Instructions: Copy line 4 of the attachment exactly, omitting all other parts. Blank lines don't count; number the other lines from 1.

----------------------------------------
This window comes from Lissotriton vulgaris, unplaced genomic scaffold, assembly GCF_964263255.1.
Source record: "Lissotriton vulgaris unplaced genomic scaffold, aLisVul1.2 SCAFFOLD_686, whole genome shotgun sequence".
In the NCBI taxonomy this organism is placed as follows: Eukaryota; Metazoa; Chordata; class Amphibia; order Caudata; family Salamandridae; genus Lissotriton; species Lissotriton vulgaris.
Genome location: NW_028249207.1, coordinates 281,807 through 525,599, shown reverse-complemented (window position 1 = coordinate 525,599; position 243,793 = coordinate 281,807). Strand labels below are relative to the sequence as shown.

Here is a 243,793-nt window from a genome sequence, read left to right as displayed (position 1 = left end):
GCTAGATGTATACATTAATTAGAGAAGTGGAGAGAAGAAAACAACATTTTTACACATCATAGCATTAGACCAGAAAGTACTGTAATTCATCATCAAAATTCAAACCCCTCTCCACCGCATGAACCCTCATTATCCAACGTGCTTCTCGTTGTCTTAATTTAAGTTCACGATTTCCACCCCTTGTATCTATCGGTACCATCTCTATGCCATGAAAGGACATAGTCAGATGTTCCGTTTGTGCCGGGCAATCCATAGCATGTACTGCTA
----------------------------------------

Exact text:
Genome location: NW_028249207.1, coordinates 281,807 through 525,599, shown reverse-complemented (window position 1 = coordinate 525,599; position 243,793 = coordinate 281,807). Strand labels below are relative to the sequence as shown.